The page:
Article | October 19, 2023

Chances Are You're Already Doing Decentralized Clinical Trials

Source: OpenClinica

By Ben Baumann

GettyImages-1001338254 DCT

If you're involved in the clinical research field, you've likely encountered the term “decentralized clinical trial” or DCT, which, at first glance, may not clearly convey its meaning. Traditionally, clinical trials are inherently decentralized, as they involve various distributed locations and sites. However, in recent years, “decentralization of clinical trials” has taken on a new connotation, referring to the increasing virtualization of clinical research. This transformation involves established virtual methods like electronic patient-reported outcomes (ePRO), electronic informed consent (eConsent), and eSource, along with more recent innovations such as digital health and direct integration with electronic health record (EHR) systems.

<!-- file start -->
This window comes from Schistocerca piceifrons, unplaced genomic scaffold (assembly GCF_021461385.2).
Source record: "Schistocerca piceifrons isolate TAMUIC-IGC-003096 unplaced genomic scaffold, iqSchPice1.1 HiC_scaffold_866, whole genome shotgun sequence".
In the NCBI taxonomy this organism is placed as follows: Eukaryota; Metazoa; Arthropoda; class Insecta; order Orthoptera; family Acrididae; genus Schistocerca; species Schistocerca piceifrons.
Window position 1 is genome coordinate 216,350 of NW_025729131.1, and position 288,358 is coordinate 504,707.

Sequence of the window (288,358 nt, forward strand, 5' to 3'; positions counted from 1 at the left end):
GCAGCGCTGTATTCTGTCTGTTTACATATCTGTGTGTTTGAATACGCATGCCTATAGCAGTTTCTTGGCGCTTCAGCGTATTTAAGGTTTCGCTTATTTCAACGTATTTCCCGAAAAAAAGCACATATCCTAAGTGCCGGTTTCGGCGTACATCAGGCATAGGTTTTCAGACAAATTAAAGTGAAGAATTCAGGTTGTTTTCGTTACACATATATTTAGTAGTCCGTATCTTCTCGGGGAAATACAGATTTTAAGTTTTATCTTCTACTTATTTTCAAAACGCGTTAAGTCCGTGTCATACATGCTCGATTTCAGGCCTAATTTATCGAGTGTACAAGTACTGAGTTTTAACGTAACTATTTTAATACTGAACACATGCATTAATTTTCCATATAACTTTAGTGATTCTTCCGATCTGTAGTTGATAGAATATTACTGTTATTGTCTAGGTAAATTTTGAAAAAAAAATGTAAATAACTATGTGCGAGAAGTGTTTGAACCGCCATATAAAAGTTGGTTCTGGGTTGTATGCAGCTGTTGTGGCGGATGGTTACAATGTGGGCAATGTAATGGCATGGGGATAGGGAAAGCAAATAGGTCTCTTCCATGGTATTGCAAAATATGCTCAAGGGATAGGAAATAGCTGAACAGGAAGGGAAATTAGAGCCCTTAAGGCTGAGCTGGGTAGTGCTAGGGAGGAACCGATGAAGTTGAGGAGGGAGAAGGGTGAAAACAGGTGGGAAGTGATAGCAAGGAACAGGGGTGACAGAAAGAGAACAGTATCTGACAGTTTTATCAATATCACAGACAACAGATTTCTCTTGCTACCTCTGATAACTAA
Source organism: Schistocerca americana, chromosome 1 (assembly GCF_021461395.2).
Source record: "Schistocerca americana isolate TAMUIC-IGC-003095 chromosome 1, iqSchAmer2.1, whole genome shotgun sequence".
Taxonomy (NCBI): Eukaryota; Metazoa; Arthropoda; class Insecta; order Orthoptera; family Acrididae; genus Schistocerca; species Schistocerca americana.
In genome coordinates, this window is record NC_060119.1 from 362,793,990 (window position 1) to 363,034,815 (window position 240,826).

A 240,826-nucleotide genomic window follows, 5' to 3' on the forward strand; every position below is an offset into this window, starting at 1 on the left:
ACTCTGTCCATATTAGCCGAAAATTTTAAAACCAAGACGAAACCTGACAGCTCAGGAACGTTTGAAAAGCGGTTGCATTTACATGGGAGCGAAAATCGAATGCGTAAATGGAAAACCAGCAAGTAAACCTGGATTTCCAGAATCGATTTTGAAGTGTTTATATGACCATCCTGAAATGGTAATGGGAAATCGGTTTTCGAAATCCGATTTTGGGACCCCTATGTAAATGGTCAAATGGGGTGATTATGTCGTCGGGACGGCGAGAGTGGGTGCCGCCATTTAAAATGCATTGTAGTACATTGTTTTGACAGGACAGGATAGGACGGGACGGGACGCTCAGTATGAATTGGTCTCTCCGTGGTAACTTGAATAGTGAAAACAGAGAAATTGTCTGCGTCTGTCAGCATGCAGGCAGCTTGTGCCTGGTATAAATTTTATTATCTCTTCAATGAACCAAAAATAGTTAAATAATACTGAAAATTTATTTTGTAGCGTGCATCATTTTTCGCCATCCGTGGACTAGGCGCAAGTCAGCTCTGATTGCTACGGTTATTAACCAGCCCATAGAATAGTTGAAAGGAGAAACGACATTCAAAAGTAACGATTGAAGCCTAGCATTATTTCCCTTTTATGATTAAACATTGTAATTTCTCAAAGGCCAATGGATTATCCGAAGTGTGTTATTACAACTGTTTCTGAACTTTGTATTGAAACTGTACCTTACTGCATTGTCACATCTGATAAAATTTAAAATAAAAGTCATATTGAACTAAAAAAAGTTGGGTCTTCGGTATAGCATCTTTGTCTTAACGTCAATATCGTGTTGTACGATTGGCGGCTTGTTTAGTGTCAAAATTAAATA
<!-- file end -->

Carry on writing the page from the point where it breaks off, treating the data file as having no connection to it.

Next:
In practical terms, your study can be considered a DCT if you're engaged in activities such as electronically obtaining patient consent through smartphones or other devices, dispatching healthcare professionals to patients' homes for services like sample collection or treatment, interfacing with patients via televisits or video conferences, and equipping participants with connected devices to monitor their health digitally. DCTs are characterized by a shift away from the traditional clinical trial site's central role in favor of more direct participant interaction, often facilitated through a centralized virtual site. These advancements are made possible by web technology, clinical-grade sensory devices, and standardized data exchange protocols.

While this trial design can have many benefits, it also faces its fair share of challenges. Learn how to overcome these hurdles and make DCTs more effective and efficient by accessing the full article below.

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